Mahak Singhal, a Motion Graphic Designer based in India at Blue Yonder, shares her celebrations and experiences about Ganesh Chaturthi, one of her most-awaited festivals of the year.

Each year Ganesh Chaturthi also known as Vinayak Chaturthi occurs on the fourth day of the Hindu month Bhadrapada, which falls in August or September according to the Gregorian calendar. It is celebrated with grandeur in many countries and various states of India, especially in Maharashtra, which is where my city Mumbai is located. Ganesh Chaturthi celebrates the birth of Lord Ganesha, the elephant-headed god. During this time Lord Ganesha, who is worshipped as the god of wisdom, is considered to visit us for 10 days and remove all the obstacles from our lives, blessing us with good fortune.

This year the festival goes from 19 – 28 September, with the last day known as Anant Chaturdashi. During our pre-festival preparations, we clean the premises of our building and beautifully decorate a small mandap (tent) with flowers and fragrances to install an idol of Lord Ganesha whom we also call Bappa or Ganpati Bappa in Maharashtra. A day prior, we go to our local artisan shop, where idols are reserved a year in advance, to purchase our eco-friendly Ganesha idol made of clay and natural colors chanting “Ganpati Bappa Morya” with music, dance, and enthusiasm.

The rituals start the next day where all of our neighbors come together to worship Bappa. We provide offerings of flowers, fruits, traditional food prepared at home, and Bappa’s favorite sweets – Modaks and Laddus – and perform morning and evening pujas (traditional ceremonies) with Ganesh Aarti. After the prayers and rituals, the offerings made to Lord Ganesha, known as prasadam, are distributed to everyone present in the puja.

Bappa’s favorite sweets – Modaks and Laddus

My family and I also visit many of our relatives, friends, and neighbors to seek blessings of Lord Ganesha at their homes and offer our prayers. It is spectacular to see Ganesha idols ranging in sizes from 1 foot to 60+ feet installed at temples and public places as we travel around the city during the festival. For me, the essence of this festival lies in the aura and energy that comes with his presence and the sweets that we get to relish as prasadam. It is a tradition that we look forward to every year, as it brings us closer to our loved ones and the air is filled with peace and joy.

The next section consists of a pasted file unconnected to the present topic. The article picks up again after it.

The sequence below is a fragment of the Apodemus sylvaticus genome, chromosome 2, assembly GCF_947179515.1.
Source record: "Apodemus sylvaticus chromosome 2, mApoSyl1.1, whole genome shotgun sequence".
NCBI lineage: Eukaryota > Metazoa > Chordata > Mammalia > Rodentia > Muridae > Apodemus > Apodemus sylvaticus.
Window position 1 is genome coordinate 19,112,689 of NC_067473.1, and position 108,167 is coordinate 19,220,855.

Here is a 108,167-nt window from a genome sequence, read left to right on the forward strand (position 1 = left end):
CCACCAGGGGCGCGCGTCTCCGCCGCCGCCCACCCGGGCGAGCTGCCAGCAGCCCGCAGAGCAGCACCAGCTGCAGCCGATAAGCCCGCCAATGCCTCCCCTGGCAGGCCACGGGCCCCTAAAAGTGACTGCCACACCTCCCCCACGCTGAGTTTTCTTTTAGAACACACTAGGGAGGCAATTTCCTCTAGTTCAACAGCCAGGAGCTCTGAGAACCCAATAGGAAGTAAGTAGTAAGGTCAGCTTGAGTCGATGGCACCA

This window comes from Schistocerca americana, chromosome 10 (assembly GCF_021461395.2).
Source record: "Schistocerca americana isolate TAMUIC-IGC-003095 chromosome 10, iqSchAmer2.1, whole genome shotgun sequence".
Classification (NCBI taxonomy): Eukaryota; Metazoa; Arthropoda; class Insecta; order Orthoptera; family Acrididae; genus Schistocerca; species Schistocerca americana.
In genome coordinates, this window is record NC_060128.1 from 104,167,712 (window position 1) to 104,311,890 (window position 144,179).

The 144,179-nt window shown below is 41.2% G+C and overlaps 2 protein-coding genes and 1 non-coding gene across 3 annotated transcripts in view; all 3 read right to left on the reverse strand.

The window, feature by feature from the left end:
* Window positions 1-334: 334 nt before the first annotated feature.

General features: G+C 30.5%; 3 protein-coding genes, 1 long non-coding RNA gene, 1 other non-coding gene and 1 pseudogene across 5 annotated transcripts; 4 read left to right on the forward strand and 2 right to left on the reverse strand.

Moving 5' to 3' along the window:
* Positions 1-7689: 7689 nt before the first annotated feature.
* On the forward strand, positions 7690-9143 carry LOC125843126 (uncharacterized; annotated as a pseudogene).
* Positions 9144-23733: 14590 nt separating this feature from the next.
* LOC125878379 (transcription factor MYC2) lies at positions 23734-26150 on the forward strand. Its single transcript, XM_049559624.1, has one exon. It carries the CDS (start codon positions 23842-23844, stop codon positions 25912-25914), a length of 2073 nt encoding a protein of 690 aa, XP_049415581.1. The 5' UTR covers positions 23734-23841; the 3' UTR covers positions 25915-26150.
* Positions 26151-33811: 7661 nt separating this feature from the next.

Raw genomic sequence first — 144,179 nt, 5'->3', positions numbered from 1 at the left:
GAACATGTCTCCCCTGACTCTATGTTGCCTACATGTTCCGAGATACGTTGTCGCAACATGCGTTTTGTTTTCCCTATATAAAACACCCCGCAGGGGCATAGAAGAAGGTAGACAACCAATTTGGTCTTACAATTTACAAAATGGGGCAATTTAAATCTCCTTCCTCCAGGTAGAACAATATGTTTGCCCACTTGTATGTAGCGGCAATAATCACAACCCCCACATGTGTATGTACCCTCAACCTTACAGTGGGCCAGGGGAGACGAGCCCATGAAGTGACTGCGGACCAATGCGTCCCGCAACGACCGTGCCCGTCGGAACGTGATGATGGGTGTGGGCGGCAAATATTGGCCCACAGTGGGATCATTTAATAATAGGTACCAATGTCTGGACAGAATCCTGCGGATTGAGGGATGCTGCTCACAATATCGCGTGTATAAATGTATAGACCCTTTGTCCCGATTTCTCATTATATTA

It’s a pleasure to see the children in the neighborhood enjoying the vibrant atmosphere all day long as they have holidays from school to participate in the festivities. Some educational institutions organize cultural programs and art competitions related to the festival. As an artist, I too create artwork of Lord Ganesha especially during the festival. These are a few of my paintings and sketches below. 

On the last day, we take the idol in a grand procession through the streets and immerse in an artificial pond nearby, symbolizing the departure of Lord Ganesha to his abode from ours. It is a sight worth seeing as we bid farewell to Bappa with a heavy heart yet with great pomp, music, dance, beating of the dhol, loud cheers of “Ganpati Bappa Morya” and request him to visit us next year!

While Ganesh Chaturthi is a festival of devotion, unity and harmony among people instilling a renewed sense of zeal in everyone, for me it represents a spiritual feeling along with the traditional music devoted to Lord Ganesha and the beat of dhols on which I cannot resist dancing.